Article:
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Bullying and Eating Disorders

17th Jan 2022

Bullying at school can begin at a very young age and children in higher weight bodies are 63% more likely to be teased than their slighter peers.*

January can be a tricky time for those struggling with their weight. Often the focus is placed upon adults, with weight loss and quick fix diets filling newsfeeds and timelines.  But for children, the return to school after Christmas can be a difficult one. Particularly if they are self-conscious about their weight, have been struggling or are being bullied as a result.

Often a holiday from school can act as a respite for a child suffering from bullying behaviour, and as the return to the school routine looms, their behaviour can become erratic and noticeably different.

If you think your child is struggling with being bullied because of their weight and you are concerned that is affecting their relationship with food, here are some indicators to look for:

  1. Is your child coming home from school talking about their weight?
  2. Is your child suddenly more concerned with their appearance?
  3. Have they recently lost a lot of weight?
  4. Have you noticed a difference in want they wear to school, do they try and wear baggier clothing for example?
  5. Are they suddenly asking about calories in food?
  6. Have you noticed a change in their eating habits – eating more or less, or not wanting to eat in front of you anymore?
  7. Is there a noticeable difference in their exercise routine?
  8. Check the search function on their devices – what websites/key words are they searching for?
  9. Monitor their use of apps – are there any hashtags/accounts of concern?
  10. Are they making increased or more frequent trips to the bathroom, in particular during or after meals?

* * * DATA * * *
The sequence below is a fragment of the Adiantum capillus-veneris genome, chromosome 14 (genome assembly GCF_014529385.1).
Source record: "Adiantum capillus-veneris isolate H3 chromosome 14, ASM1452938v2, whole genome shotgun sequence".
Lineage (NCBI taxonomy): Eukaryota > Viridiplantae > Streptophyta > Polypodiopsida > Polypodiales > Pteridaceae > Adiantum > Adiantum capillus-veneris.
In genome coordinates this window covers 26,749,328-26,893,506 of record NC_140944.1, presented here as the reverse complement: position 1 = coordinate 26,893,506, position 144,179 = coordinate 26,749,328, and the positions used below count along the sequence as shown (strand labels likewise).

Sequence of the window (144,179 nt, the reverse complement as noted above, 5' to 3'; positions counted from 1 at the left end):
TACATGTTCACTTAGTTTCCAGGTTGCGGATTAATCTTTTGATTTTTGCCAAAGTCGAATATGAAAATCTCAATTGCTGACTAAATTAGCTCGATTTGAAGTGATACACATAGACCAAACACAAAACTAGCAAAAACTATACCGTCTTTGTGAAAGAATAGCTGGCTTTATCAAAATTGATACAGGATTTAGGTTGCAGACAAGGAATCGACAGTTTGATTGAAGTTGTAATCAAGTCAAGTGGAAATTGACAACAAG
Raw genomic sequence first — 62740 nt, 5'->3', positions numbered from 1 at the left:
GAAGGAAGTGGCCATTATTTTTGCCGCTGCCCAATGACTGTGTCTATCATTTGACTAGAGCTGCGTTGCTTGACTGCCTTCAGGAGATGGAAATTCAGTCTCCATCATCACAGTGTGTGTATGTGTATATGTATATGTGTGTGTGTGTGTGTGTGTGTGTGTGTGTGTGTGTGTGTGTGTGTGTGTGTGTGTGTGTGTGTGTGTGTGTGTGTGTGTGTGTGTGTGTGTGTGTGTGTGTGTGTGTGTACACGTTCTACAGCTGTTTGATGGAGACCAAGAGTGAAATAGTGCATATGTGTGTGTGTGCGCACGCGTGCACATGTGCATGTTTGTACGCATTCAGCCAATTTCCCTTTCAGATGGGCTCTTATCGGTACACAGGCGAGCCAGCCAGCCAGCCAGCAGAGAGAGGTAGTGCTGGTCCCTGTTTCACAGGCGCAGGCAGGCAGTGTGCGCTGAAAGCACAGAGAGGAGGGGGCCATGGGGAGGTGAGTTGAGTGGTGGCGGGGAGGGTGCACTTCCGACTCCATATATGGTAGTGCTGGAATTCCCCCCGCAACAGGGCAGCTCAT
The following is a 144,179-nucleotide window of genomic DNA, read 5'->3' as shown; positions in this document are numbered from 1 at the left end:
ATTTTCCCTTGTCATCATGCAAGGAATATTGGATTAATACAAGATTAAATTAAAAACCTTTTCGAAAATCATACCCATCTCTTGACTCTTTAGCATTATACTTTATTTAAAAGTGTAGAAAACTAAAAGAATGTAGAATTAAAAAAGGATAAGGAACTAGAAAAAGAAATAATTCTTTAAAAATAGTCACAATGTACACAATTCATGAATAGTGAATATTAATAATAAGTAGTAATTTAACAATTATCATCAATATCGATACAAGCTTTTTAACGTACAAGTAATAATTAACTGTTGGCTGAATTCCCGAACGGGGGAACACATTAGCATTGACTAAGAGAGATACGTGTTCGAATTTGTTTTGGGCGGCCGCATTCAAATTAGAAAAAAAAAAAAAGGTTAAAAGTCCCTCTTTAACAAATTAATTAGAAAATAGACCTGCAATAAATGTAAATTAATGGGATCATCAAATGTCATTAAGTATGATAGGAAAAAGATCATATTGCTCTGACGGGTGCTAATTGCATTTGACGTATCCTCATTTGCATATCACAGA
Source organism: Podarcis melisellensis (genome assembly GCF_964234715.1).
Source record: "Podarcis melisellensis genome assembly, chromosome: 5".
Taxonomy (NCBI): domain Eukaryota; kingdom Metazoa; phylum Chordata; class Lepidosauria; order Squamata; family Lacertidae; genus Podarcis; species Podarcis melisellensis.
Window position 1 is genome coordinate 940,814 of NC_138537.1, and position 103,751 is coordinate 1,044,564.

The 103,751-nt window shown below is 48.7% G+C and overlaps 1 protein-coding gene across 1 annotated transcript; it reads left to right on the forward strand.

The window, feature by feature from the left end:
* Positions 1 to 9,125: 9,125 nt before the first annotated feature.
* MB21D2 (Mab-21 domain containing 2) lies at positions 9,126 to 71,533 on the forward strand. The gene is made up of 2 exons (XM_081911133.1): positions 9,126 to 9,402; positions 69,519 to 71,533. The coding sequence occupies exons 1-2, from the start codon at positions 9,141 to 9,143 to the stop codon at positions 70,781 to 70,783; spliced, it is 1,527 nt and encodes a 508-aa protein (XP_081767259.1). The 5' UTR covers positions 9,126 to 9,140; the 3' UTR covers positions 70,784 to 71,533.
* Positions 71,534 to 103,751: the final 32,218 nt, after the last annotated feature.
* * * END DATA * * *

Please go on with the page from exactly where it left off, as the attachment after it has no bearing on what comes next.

If you think your child is suffering from weight-based bullying or may have an eating disorder, it is important to talk to them about it and the below may be helpful.

Your child, however, may not want to talk and may become withdrawn, moody, or snappy. They might not accept they have a problem. But talking about the condition is so essential for their recovery so it’s important to keep trying:

  • They may find it difficult to talk about their feelings – especially if they’re feeling scared and as a result, may become angry. Be patient and listen to what they’re trying to say.
  • Don’t take it personally. Help and support is available and accessible. You may feel frustrated and helpless but this is not your fault.
  • Stay calm – do not judge or blame them. Just focus on how they are feeling.
  • Avoid talking about their appearance – even if it’s something nice. They won’t want to hear it.
  • Avoid discussing weight problems – even other peoples.
  • Build up their self-esteem. Talk to them about their strengths. Help them to feel confident about themselves.
  • Explore other outlets for them to feel they have some control – meditation or journaling for example.
  • Support online is available for them. They can contact our Mentors here. Help them to use their digital devices in a positive manner. Support is available and accessible to them via that route.
  • Promote a healthy lifestyle. Exercise and diet are key to feeling strong both physically and mentally. No foods are ‘bad’ foods. Some just provide our bodies with more nutrients than others. Applying that mindset can help to shift the anxiety away from the focus on their body and the food they put into it.
  • Most importantly – if you think your child has an eating disorder – seek professional help. The sooner you seek help, the better the support you will gain for both your child and yourself.
  • Further help and information can be found on the NHS website.

 

 

Written by Lucy Howard, BulliesOut Head of Content and Media

 

*NationalEatingDisorders.Org

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Need to talk?

If you are being bullied or are concerned about someone who is, you can receive help and support from one of our trained Mentors through our e-mentoring service.

If you would like a Mentor to email you, please contact: mentorsonline@bulliesout.com

If you would rather speak to someone over the telephone, you can call Childline on: 0800 1111

For any community-related issues, such as anti-social behaviour, we would suggest contacting your landlord, the local police or your local environmental health department (where applicable), as we are unable to deal with these types of complaints.